This chapter is primarily concerned with the generation of inertia‐gravity wave by vortical flows (spontaneous emission) in shallow water system on an f‐plane. Sound waves are generated from vortical flows (aeroacoustics). There are many theoretical and numerical works regarding this subject. A shallow water system is equivalent to a two‐dimensional adiabatic gas system, if the effect of Earth's rotation is negligibly small. Then gravity waves are analogous to sound waves. While it is widely known that the effect of the Earth's rotation suppresses inertia‐gravity wave radiation, there are few studies about spontaneous emission in rotating shallow water. Here, the generation of inertia‐gravity waves by unsteady vortical flows is investigated analytically and numerically as an extension of aeroacoustics. A background of this subject is introduced briefly and several recent works including new results are reviewed. Main findings are cyclone‐anticyclone asymmetry in spontaneous emission and a local maximum of intensity of gravity waves emitted from anticyclones at intermediate value of the Coriolis parameter f, which are caused by the source originating in the Coriolis acceleration. All different experimental settings show the similar results, suggesting the robustness of these features.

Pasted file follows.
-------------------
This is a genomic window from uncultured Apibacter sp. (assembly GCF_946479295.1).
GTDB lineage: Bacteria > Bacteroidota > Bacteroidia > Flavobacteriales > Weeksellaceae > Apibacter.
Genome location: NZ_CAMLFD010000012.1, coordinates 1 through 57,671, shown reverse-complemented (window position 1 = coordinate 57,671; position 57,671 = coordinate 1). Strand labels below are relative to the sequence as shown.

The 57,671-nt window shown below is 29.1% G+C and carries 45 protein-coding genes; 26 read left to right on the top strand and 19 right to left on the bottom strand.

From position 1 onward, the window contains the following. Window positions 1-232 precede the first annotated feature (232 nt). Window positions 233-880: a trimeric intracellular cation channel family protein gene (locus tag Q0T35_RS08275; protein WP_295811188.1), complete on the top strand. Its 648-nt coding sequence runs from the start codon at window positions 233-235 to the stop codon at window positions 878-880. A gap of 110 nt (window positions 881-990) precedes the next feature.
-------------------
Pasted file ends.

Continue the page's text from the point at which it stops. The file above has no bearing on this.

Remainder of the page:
Part of the book: Vortex Structures in Fluid Dynamic Problems